So I know that propagation delay and timing inside an ASIC are affected by temperature. In the old days things went faster when colder and slower when hotter. Now at 90nm and below there is temperature inversion so things get faster as they get hotter and slower when colder.

If I have a 65nm chip that has a timing problem at high temperature am I looking for a setup or a hold violation? Or could it be either because it's really just the prop delay that's affected? An explanation of how/why would be appreciated.

I've done some searching, read some articles, (tried to remember what I learned last time this was an issue) but it's still not really clear to me.

  • \$\begingroup\$ Can you be more specific than "has a timing problem"? \$\endgroup\$ – Dave Tweed Feb 6 '15 at 22:55
  • \$\begingroup\$ Sorry not yet I just got the report that the chip was failing when it was warm (still within operating limits), and that cooling with some airflow made it pass. Soon I'll get some of them and be able to investigate more but I was just trying to do my homework ahead of time. It reminds me of timing issues I've tracked down in the past. \$\endgroup\$ – confused Feb 7 '15 at 1:13
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    \$\begingroup\$ When RTL design fails as delay decreases, hold time would be a leading suspect. Hold time = Min output delay + Min propagation delay - Max clock skew. So when the two delays decrease, hold time also decrease. \$\endgroup\$ – rioraxe Feb 8 '15 at 20:48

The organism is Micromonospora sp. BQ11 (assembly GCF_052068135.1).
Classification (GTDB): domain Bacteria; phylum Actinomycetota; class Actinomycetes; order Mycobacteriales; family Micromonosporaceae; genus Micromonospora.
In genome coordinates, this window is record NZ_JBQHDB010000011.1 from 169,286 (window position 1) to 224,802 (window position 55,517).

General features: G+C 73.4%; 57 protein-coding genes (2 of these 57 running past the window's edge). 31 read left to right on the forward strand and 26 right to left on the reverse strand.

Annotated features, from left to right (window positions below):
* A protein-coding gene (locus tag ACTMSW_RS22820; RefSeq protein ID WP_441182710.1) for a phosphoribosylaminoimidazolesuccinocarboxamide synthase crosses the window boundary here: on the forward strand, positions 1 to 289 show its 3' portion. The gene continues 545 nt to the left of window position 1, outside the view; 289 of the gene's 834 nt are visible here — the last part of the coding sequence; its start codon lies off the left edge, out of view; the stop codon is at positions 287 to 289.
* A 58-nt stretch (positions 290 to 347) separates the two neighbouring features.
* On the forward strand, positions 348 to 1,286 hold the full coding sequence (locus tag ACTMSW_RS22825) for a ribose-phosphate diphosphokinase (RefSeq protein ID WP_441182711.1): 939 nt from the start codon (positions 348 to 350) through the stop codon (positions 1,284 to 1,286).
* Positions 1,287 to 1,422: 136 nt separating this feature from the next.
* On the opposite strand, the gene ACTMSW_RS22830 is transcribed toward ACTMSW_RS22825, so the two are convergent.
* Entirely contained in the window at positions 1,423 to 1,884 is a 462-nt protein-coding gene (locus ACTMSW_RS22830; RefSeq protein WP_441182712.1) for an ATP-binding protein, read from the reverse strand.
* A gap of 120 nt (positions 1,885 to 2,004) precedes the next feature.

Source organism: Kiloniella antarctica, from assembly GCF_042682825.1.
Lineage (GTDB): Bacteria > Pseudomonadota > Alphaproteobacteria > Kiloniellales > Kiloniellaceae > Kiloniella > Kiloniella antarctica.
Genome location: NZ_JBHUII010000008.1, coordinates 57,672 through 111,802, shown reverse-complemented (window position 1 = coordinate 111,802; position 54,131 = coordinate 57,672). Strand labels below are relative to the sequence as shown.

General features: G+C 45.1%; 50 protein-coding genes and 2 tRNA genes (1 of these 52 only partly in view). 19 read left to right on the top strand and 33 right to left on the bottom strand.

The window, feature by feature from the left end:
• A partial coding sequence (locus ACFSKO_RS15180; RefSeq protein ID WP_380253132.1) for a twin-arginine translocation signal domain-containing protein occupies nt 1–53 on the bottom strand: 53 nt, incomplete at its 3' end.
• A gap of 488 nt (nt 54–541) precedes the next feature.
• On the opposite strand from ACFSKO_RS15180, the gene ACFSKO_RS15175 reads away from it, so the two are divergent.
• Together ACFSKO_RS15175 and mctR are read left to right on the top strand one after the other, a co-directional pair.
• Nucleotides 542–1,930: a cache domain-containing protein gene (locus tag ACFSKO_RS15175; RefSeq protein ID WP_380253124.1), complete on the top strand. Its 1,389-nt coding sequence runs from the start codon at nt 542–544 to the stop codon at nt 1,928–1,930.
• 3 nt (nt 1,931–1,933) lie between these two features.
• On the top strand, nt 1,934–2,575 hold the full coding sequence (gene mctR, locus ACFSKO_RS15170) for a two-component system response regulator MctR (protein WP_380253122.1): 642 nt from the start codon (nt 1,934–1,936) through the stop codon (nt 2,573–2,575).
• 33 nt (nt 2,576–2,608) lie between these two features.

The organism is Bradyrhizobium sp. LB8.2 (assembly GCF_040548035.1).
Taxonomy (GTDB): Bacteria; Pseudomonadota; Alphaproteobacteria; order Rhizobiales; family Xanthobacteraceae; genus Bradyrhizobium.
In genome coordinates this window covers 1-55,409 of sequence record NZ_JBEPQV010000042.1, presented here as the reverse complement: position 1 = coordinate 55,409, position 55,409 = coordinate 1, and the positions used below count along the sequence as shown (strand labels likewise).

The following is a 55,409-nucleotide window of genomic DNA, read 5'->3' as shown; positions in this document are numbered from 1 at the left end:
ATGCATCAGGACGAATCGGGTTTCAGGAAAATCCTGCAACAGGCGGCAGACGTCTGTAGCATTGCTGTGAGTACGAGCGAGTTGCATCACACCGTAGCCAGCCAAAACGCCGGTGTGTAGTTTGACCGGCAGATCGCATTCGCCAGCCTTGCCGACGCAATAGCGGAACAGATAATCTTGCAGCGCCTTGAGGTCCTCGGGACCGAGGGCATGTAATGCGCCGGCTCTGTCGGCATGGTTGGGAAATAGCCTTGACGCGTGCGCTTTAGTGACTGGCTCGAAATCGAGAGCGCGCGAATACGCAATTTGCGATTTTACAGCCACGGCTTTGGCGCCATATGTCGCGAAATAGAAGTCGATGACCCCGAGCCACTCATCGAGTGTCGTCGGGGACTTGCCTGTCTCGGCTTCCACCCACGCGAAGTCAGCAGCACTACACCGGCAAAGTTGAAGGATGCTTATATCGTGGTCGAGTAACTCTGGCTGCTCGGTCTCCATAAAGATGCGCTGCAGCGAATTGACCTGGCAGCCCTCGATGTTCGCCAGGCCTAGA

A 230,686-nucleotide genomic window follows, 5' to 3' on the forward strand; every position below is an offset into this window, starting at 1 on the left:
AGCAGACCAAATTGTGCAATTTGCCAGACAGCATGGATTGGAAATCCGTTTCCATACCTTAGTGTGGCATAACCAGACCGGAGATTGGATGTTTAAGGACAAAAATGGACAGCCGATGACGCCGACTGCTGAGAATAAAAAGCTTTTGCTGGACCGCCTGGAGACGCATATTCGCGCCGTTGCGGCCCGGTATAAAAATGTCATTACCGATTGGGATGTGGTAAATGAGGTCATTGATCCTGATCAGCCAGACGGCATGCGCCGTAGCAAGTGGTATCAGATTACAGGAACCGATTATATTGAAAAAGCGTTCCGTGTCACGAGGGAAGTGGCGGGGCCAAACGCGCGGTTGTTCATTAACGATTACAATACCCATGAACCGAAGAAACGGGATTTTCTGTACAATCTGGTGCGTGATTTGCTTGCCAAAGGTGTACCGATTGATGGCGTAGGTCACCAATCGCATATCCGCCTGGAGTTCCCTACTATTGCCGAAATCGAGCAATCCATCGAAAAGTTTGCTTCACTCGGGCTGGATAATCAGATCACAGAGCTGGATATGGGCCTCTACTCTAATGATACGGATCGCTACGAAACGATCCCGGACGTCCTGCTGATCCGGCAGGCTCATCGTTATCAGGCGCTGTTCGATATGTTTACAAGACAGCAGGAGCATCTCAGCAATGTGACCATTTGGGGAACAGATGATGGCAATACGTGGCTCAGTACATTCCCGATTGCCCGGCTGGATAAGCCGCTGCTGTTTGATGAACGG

The 'temperature inversion' you are talking about is not happening at 90nm as far as I know. However if you operate a circuit in subthreshold you will see that effect.

If you know it is either a setup or hold failure then to distinguish between a setup and hold failure the easisest way is probably to reduce the clock frequency.

If the error corrects itself at a low frequency then it is probably a setup failure. If however the error is impossible to correct it was a hold failure.

Note that reducing the clock frequency reduces self-heating, so you might have to tune up the ambient temperature a little bit.


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